Yesterday I talked about a toy gun recall, but today it seems there is another issue with toy guns. 9-year-old Patrick Timoney brought a 2-inch plastic Lego gun to school and was playing with his friend in the school lunchroom, when he was abruptly called to the principal’s office. Frightened, Patrick, who is in the fourth grade, soon learned that the principal wanted to suspend the boy for bringing in the toy gun.
The principal, at Public School 52 on Staten Island, called Patrick’s mother to discuss the problem. After a meeting with the boy’s parents, Patrick was spared disciplinary action and school officials told the boy to leave the toy gun at home. Nevertheless, Patrick’s mother, Laura Timoney, was enraged at the principal’s handling of the situation. From her point of view, her son went from a well-behaved, straight-A student to a danger to his classmates. What makes matters worse, in Laura’s mind, is the fact that the other boy that Patrick was playing with at the time of the incident also had a plastic weapon: a tiny ax.
Other parents of children at Public School 52 also believe the principal overreacted, and argued that school officials could’ve simply told Patrick to put the toy away and not to bring it to school again. Laura also expects an apology from the principal, especially after he son asked to stay home from school the next day because he was afraid. However, with several high school and college shootings in the past ten years, maybe the principal thought she was being vigilant in keeping her school and students safe. According to New York City’s Department of Education, the principal was simply following the "no tolerance" policy for guns of any kind at school. What do you think? Did the principal overreact or is Laura Timoney not taking the issue seriously enough?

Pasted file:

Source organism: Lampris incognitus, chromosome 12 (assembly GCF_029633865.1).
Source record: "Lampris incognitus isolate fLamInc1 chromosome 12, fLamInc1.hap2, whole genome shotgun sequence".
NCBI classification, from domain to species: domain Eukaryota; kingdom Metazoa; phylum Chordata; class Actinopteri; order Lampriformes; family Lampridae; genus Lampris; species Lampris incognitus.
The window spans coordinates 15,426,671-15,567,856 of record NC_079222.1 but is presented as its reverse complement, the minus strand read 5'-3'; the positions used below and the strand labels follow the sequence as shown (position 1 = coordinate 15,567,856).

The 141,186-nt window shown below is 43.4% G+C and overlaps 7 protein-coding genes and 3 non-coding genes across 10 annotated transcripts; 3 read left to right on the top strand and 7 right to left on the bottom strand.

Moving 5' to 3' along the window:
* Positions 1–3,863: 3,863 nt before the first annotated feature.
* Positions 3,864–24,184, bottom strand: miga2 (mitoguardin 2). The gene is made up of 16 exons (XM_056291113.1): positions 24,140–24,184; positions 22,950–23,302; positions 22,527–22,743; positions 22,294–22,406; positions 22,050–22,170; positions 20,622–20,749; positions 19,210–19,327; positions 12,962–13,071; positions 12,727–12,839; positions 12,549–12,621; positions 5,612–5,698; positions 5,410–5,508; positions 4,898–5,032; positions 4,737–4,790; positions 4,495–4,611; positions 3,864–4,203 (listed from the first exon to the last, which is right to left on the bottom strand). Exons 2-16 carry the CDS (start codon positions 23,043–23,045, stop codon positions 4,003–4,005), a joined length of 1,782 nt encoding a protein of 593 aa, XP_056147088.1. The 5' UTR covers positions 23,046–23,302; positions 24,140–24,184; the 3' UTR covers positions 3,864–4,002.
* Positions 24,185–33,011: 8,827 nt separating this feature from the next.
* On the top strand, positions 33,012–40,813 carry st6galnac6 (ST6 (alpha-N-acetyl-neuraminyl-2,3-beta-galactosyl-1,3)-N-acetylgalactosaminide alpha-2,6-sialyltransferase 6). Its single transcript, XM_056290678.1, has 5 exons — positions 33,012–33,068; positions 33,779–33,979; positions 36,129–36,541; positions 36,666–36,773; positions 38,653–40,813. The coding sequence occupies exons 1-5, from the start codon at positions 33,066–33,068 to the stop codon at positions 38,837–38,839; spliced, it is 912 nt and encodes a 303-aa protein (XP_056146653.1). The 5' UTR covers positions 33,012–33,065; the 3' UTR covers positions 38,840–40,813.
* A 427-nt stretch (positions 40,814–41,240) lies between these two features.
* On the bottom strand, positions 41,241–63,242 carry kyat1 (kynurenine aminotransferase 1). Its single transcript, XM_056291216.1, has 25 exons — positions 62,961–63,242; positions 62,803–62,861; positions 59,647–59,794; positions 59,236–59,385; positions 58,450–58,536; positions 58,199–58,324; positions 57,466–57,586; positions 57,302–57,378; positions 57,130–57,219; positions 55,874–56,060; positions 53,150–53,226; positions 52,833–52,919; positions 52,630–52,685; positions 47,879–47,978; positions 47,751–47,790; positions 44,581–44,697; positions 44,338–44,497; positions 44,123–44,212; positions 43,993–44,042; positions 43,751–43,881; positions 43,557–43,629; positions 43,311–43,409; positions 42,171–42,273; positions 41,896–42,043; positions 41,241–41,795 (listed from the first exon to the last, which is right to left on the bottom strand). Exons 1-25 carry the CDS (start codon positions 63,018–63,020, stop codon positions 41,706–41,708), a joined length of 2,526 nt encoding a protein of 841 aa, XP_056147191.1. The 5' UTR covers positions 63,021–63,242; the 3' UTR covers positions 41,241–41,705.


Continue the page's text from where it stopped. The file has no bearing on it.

recently named in the 2009 edition of Best Lawyer's In America, David Mittleman has been representing seriously injured people since 1985. A partner with Church Wyble PC—a division of Grewal Law PLLC—Mr. Mittleman and his partners focus on medical malpractice, wrongful death, car accidents, slip and falls, nursing home injury, pharmacy/pharmacist negligence and disability claims.